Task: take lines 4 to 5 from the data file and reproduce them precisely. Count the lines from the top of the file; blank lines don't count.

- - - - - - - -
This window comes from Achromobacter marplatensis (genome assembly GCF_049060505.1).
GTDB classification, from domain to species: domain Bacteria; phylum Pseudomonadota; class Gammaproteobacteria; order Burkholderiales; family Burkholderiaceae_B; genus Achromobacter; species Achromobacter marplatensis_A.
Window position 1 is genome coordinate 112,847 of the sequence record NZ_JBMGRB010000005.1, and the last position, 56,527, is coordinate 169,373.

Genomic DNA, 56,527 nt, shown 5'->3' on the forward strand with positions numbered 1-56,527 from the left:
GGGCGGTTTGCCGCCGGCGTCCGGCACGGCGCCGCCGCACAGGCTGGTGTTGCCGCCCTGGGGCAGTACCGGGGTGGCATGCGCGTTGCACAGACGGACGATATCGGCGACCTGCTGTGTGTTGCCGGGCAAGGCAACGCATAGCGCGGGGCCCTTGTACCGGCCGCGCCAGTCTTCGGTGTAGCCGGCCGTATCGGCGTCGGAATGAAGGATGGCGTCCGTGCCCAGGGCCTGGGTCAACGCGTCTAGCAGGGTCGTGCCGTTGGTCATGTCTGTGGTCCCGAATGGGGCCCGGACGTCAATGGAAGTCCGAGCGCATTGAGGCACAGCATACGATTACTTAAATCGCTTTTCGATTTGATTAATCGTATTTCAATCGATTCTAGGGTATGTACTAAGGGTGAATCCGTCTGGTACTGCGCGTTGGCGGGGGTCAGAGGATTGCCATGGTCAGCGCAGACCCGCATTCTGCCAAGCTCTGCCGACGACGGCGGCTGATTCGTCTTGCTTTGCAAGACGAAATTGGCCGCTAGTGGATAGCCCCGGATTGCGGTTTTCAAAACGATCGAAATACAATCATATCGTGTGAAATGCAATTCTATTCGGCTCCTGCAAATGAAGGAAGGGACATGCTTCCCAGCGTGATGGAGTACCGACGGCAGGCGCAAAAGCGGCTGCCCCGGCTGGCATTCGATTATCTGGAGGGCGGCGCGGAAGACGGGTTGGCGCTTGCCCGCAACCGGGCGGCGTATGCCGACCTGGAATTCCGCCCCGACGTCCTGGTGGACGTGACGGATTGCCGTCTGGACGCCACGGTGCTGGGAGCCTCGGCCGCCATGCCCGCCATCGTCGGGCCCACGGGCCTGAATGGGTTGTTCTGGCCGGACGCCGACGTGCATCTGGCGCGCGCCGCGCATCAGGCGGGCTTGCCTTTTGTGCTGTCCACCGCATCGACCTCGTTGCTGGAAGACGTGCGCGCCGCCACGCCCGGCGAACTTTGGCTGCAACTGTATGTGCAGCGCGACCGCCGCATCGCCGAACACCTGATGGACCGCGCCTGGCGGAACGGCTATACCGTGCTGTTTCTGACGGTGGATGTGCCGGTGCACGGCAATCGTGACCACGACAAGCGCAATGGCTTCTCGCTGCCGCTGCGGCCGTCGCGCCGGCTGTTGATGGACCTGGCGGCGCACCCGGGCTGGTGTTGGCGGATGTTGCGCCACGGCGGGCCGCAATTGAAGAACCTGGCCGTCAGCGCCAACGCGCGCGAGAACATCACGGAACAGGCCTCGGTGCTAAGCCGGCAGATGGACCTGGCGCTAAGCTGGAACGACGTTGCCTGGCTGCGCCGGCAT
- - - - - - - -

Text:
Genomic DNA, 56,527 nt, shown 5'->3' on the forward strand with positions numbered 1-56,527 from the left:
GGGCGGTTTGCCGCCGGCGTCCGGCACGGCGCCGCCGCACAGGCTGGTGTTGCCGCCCTGGGGCAGTACCGGGGTGGCATGCGCGTTGCACAGACGGACGATATCGGCGACCTGCTGTGTGTTGCCGGGCAAGGCAACGCATAGCGCGGGGCCCTTGTACCGGCCGCGCCAGTCTTCGGTGTAGCCGGCCGTATCGGCGTCGGAATGAAGGATGGCGTCCGTGCCCAGGGCCTGGGTCAACGCGTCTAGCAGGGTCGTGCCGTTGGTCATGTCTGTGGTCCCGAATGGGGCCCGGACGTCAATGGAAGTCCGAGCGCATTGAGGCACAGCATACGATTACTTAAATCGCTTTTCGATTTGATTAATCGTATTTCAATCGATTCTAGGGTATGTACTAAGGGTGAATCCGTCTGGTACTGCGCGTTGGCGGGGGTCAGAGGATTGCCATGGTCAGCGCAGACCCGCATTCTGCCAAGCTCTGCCGACGACGGCGGCTGATTCGTCTTGCTTTGCAAGACGAAATTGGCCGCTAGTGGATAGCCCCGGATTGCGGTTTTCAAAACGATCGAAATACAATCATATCGTGTGAAATGCAATTCTATTCGGCTCCTGCAAATGAAGGAAGGGACATGCTTCCCAGCGTGATGGAGTACCGACGGCAGGCGCAAAAGCGGCTGCCCCGGCTGGCATTCGATTATCTGGAGGGCGGCGCGGAAGACGGGTTGGCGCTTGCCCGCAACCGGGCGGCGTATGCCGACCTGGAATTCCGCCCCGACGTCCTGGTGGACGTGACGGATTGCCGTCTGGACGCCACGGTGCTGGGAGCCTCGGCCGCCATGCCCGCCATCGTCGGGCCCACGGGCCTGAATGGGTTGTTCTGGCCGGACGCCGACGTGCATCTGGCGCGCGCCGCGCATCAGGCGGGCTTGCCTTTTGTGCTGTCCACCGCATCGACCTCGTTGCTGGAAGACGTGCGCGCCGCCACGCCCGGCGAACTTTGGCTGCAACTGTATGTGCAGCGCGACCGCCGCATCGCCGAACACCTGATGGACCGCGCCTGGCGGAACGGCTATACCGTGCTGTTTCTGACGGTGGATGTGCCGGTGCACGGCAATCGTGACCACGACAAGCGCAATGGCTTCTCGCTGCCGCTGCGGCCGTCGCGCCGGCTGTTGATGGACCTGGCGGCGCACCCGGGCTGGTGTTGGCGGATGTTGCGCCACGGCGGGCCGCAATTGAAGAACCTGGCCGTCAGCGCCAACGCGCGCGAGAACATCACGGAACAGGCCTCGGTGCTAAGCCGGCAGATGGACCTGGCGCTAAGCTGGAACGACGTTGCCTGGCTGCGCCGGCAT